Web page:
Dovish Draghi's Cautious Move To QE Exit

Draghi ECB 102617

The European Central Bank announced on Thursday that it will trim its massive stimulus from January, but will continue them for nine months, while a dovish Mario Draghi refused to call the move "tapering" and signaled room for a reversal of stance if the euro area economic outlook worsens.

Monthly asset purchases under the asset purchase programme, or APP, will continue at the current monthly pace of EUR 60 billion until the end of December 2017, the bank said.

From January 2018, the net asset purchases will be reduced to a monthly pace of EUR 30 billion, which will continue until the end of September 2018, or beyond, if necessary, and in any case until the Governing Council sees a sustained adjustment in the path of inflation consistent with its inflation aim, the bank added.

The ECB left all its three interest rates at record lows for a thirteenth successive month.

"Today's monetary policy decisions were taken to preserve the very favorable financing conditions that are still needed for a sustained return of inflation rates towards levels that are below, but close to, 2 percent," ECB President Draghi said in his statement.

"The recalibration of our asset purchases reflects growing confidence in the gradual convergence of inflation rates towards our inflation aim."

Draghi has pinned his hopes on an increasingly robust and broad-based economic growth in the euro area, a pick-up in core inflation and the pass-through of policy measures to the financing conditions of the real economy.

That said, Draghi pointed out that domestic price pressures are still muted overall and the economic outlook and the path of inflation remain conditional on continued support from monetary policy.

"Therefore, an ample degree of monetary stimulus remains necessary for underlying inflation pressures to continue to build up and support headline inflation developments over the medium term," Draghi said.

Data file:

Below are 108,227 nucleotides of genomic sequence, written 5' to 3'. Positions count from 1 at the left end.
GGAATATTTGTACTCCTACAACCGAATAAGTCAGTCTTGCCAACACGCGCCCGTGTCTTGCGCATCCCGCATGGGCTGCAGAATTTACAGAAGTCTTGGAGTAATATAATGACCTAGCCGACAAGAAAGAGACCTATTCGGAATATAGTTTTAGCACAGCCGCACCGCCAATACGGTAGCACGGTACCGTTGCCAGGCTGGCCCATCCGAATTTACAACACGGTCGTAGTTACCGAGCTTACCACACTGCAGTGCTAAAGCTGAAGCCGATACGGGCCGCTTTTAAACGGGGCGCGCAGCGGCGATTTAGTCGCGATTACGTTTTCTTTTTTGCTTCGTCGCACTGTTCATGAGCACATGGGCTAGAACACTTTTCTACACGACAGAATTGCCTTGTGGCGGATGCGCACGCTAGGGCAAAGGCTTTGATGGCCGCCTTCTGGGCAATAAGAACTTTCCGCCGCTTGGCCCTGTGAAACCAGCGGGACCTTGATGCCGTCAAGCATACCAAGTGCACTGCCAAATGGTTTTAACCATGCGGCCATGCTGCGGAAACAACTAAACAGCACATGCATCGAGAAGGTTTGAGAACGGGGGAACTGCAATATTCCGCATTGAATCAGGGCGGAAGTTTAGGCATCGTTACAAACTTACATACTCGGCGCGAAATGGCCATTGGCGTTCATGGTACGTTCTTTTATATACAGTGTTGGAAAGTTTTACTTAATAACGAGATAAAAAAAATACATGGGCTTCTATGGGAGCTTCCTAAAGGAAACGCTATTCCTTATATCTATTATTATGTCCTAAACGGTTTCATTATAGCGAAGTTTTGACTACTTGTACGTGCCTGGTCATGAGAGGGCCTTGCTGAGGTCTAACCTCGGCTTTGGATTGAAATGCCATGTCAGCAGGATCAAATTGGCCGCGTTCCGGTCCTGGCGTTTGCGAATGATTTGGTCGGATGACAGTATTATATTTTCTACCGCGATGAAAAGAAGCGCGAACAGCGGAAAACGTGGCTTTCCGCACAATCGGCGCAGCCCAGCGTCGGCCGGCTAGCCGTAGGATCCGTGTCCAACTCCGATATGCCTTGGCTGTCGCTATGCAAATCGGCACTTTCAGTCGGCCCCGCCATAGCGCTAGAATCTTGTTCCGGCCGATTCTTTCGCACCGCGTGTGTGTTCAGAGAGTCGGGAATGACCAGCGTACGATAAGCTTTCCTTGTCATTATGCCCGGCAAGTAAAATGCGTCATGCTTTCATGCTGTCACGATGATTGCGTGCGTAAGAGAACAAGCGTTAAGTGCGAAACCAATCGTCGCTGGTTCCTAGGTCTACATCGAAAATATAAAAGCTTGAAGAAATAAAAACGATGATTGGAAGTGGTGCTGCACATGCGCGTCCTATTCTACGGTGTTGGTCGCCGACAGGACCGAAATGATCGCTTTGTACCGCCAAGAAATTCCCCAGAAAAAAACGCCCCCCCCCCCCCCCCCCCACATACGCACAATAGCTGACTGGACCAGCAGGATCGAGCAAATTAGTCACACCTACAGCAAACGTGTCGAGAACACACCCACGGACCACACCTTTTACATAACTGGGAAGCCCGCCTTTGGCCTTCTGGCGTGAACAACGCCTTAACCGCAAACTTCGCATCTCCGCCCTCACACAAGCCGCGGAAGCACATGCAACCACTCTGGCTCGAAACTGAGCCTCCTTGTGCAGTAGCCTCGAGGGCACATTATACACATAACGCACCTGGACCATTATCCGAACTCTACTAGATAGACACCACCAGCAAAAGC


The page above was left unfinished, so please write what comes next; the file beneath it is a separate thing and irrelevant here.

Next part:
"This continued monetary support is provided by the additional net asset purchases, by the sizeable stock of acquired assets and the forthcoming reinvestments, and by our forward guidance on interest rates."

The ECB retained the guidance on both interest rates and asset purchases that may help to ease the upward pressure on the euro and bond yields.

"The Governing Council continues to expect the key ECB interest rates to remain at their present levels for an extended period of time, and well past the horizon of the net asset purchases," the bank said.

In the June policy announcement, Draghi adjusted the forward guidance to drop the easing bias on interest rates.

Many hope that the tapering move announced on Thursday would be the beginning of the end of an ultra-easy monetary policy since the 2007-08 global financial crisis that saw a daring Draghi test the limits of unconventional policy by taking deposit rates to negative territory and buying corporate and state debt.

During the press conference, Draghi said that the latest decisions were not unanimous with the Governing Council having a broad consensus on some issues and a large majority on some.

A large majority of policymakers preferred to have the APP open ended, he said. Draghi also said that the bank plans to keep the program flexible enough to cope with changing economic conditions. The APP is not going to stop suddenly, he added.

The ECB chief also said that the rate-setting body did not discuss alternative scenarios, policy sequencing and the composition of APP on Thursday.

The bank will continue buying sizable quantities of corporate bonds under the APP, he said.

Draghi stressed that the stock of purchased assets is "sizeable" and has become more and more important. He also pointed out that the guidance on reinvestment was not related to interest rates.

The principal payments from maturing securities purchased under the APP will be reinvested for an extended period of time after the end of net asset purchases, and in any case for as long as necessary, the bank said.

"This will contribute both to favorable liquidity conditions and to an appropriate monetary policy stance," Draghi added.

He described the risks to the euro area growth outlook as "broadly balanced" and expects core inflation to gradually pick up. The foresees a V-shaped form of inflation in future, Draghi said.

Draghi urged policymakers from other fields to "contribute decisively to strengthening the longer-term growth potential and reducing vulnerabilities".

Further, he reiterated that the implementation of structural reforms in all euro area countries needs to be substantially stepped up.

He also sought intensifying efforts from all countries towards achieving a more growth-friendly composition of public finances.

Acknowledging that the developments in Catalonia were significant, Draghi said it was too early to call it a financial stability risk.

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